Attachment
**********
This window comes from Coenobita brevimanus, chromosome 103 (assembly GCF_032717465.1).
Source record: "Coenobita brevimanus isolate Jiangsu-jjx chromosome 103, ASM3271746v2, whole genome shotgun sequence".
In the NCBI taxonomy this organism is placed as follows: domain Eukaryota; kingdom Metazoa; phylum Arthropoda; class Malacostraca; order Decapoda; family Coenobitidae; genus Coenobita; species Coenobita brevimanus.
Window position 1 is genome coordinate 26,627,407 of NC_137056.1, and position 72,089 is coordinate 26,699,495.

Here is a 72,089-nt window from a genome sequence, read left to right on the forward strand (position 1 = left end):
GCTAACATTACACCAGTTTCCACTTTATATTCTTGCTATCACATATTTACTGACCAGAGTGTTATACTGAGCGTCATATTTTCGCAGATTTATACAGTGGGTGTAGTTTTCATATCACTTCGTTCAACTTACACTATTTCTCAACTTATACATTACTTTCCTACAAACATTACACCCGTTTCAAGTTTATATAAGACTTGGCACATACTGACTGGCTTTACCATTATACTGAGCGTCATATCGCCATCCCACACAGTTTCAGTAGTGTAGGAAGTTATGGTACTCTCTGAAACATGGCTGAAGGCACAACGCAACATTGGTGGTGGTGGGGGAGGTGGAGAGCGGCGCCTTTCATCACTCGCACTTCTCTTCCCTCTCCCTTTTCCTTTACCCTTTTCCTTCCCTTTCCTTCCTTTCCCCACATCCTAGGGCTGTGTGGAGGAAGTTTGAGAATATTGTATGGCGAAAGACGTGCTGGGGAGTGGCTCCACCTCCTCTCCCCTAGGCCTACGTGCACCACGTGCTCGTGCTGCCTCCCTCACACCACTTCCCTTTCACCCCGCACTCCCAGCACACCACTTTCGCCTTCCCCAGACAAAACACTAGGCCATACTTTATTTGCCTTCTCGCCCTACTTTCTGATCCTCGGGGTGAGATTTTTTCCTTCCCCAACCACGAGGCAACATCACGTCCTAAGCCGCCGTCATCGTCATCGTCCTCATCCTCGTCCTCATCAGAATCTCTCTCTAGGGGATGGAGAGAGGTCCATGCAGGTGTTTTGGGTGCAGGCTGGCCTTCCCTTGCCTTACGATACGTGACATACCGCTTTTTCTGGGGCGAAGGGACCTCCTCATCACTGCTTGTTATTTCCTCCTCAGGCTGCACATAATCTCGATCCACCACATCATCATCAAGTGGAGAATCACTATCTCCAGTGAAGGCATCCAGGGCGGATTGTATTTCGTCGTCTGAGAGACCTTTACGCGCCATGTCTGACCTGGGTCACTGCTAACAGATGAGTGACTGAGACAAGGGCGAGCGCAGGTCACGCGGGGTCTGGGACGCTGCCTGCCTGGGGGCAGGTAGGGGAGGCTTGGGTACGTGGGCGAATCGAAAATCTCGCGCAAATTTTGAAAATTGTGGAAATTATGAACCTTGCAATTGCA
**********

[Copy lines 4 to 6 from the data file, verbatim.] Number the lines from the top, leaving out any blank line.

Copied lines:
Window position 1 is genome coordinate 26,627,407 of NC_137056.1, and position 72,089 is coordinate 26,699,495.

Here is a 72,089-nt window from a genome sequence, read left to right on the forward strand (position 1 = left end):
GCTAACATTACACCAGTTTCCACTTTATATTCTTGCTATCACATATTTACTGACCAGAGTGTTATACTGAGCGTCATATTTTCGCAGATTTATACAGTGGGTGTAGTTTTCATATCACTTCGTTCAACTTACACTATTTCTCAACTTATACATTACTTTCCTACAAACATTACACCCGTTTCAAGTTTATATAAGACTTGGCACATACTGACTGGCTTTACCATTATACTGAGCGTCATATCGCCATCCCACACAGTTTCAGTAGTGTAGGAAGTTATGGTACTCTCTGAAACATGGCTGAAGGCACAACGCAACATTGGTGGTGGTGGGGGAGGTGGAGAGCGGCGCCTTTCATCACTCGCACTTCTCTTCCCTCTCCCTTTTCCTTTACCCTTTTCCTTCCCTTTCCTTCCTTTCCCCACATCCTAGGGCTGTGTGGAGGAAGTTTGAGAATATTGTATGGCGAAAGACGTGCTGGGGAGTGGCTCCACCTCCTCTCCCCTAGGCCTACGTGCACCACGTGCTCGTGCTGCCTCCCTCACACCACTTCCCTTTCACCCCGCACTCCCAGCACACCACTTTCGCCTTCCCCAGACAAAACACTAGGCCATACTTTATTTGCCTTCTCGCCCTACTTTCTGATCCTCGGGGTGAGATTTTTTCCTTCCCCAACCACGAGGCAACATCACGTCCTAAGCCGCCGTCATCGTCATCGTCCTCATCCTCGTCCTCATCAGAATCTCTCTCTAGGGGATGGAGAGAGGTCCATGCAGGTGTTTTGGGTGCAGGCTGGCCTTCCCTTGCCTTACGATACGTGACATACCGCTTTTTCTGGGGCGAAGGGACCTCCTCATCACTGCTTGTTATTTCCTCCTCAGGCTGCACATAATCTCGATCCACCACATCATCATCAAGTGGAGAATCACTATCTCCAGTGAAGGCATCCAGGGCGGATTGTATTTCGTCGTCTGAGAGACCTTTACGCGCCATGTCTGACCTGGGTCACTGCTAACAGATGAGTGACTGAGACAAGGGCGAGCGCAGGTCACGCGGGGTCTGGGACGCTGCCTGCCTGGGGGCAGGTAGGGGAGGCTTGGGTACGTGGGCGAATCGAAAATCTCGCGCAAATTTTGAAAATTGTGGAAATTATGAACCTTGCAATTGCA